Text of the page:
Stove industry impact focused in event

‘They helped take care of me’

By ALLEN MINCEY Staff Writer
Posted 7/21/17

When discussing the history of Cleveland and Bradley County, one cannot forget the impact the stove industry had on this area.

That impact was highlighted at a special roundtable presentation …

This item is available in full to subscribers

Stove industry impact focused in event

‘They helped take care of me’

AVERY JOHNSON, left, and Leroy Rymer Jr., right, both representing Magic Chef, speak with Matthew Brown, center, of Brown Stove Works before Thursday night’s stove history roundtable at the Museum Center at Five Points.
AVERY JOHNSON, left, and Leroy Rymer Jr., right, both representing Magic Chef, speak with Matthew Brown, center, of Brown Stove Works before Thursday night’s stove history roundtable at the Museum Center at Five Points.
Banner photo, ALLEN MINCEY
Posted

When discussing the history of Cleveland and Bradley County, one cannot forget the impact the stove industry had on this area.

That impact was highlighted at a special roundtable presentation at the Museum Center at Five Points on Thursday evening. Representatives from the industries talked about how the stove industry is not only a part of the area’s history, but how it continues to be so today.

Much of that success came from the employees at Dixie Foundry, Hardwick Stove, Magic Chef and now Brown Stove Works and Whirlpool.

“Everyone took care of themselves, and took care of their families,” said Harrison Brown of Brown Stove Works. He said that the administration at these plants all were conscious of their employees’ needs and helped in any way they could.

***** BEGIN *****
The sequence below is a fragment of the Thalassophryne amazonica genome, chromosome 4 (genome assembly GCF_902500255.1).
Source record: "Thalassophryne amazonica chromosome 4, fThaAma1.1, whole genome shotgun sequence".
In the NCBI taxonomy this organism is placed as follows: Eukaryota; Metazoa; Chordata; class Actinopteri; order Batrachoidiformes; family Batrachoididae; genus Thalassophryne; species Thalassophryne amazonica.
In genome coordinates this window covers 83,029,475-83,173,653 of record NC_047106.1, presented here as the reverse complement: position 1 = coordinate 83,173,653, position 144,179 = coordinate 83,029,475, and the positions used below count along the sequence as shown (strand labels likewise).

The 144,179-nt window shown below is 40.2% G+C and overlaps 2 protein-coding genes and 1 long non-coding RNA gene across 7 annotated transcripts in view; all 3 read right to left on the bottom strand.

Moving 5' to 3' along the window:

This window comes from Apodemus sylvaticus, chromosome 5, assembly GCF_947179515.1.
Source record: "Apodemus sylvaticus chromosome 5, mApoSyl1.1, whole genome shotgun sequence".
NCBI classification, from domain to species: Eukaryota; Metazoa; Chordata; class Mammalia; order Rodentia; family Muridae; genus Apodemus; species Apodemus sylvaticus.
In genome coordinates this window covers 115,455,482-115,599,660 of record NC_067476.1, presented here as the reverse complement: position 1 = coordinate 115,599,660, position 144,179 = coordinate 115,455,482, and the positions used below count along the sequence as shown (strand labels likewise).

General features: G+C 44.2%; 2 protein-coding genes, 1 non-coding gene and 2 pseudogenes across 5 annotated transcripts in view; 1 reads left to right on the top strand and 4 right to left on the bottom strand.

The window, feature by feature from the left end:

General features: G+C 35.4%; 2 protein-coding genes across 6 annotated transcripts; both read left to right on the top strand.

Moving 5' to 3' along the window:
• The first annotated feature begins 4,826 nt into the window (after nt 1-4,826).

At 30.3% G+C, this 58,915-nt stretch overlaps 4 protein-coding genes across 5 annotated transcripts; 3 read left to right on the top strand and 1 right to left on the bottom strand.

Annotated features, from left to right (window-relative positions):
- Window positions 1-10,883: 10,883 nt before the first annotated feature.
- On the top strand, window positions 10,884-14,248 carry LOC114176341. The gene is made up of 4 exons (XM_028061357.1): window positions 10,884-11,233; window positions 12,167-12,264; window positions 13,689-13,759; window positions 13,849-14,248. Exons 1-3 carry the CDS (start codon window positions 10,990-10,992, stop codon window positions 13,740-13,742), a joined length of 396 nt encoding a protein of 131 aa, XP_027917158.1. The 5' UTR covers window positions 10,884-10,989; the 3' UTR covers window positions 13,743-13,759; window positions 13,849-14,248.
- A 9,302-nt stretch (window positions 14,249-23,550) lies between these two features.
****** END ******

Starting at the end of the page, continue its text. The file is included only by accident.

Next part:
“They helped take care of my family, and it was a blessing to me,” said Andrew Johnson, a 43-year employee of Magic Chef whose brother Avery began working at Magic Chef just as it was transitioning from Dixie Foundry.

“We knew who everybody was and worked to put out the best product we could,” Avery Johnson said.

Magic Chef’s Tiger Jones remembered moving to Cleveland in 1968 from Newton, Iowa, former Maytag site. He said his wife thought, from all the moves they made, “that we were moving to purgatory, but we found out differently, and love this area.”

Matthew Brown, son of Harrison Brown, may have been the youngest of the panelists, and noted that he began working in the industry when he was 14 and a freshman in high school. He, too, said that it was the concern from the top brass at these industries for their employees that stands out to him.

“I know we had someone who came down to the plant (Brown Stove Works), and he said he had his first hot shower, and he saw electricity for the first time when he worked there,” the younger Brown said.

The panelists said that along with the concern from the management at the stove companies, the desire for the employees to make money to survive better was a driving factor in the growth of stove manufacturing in the area.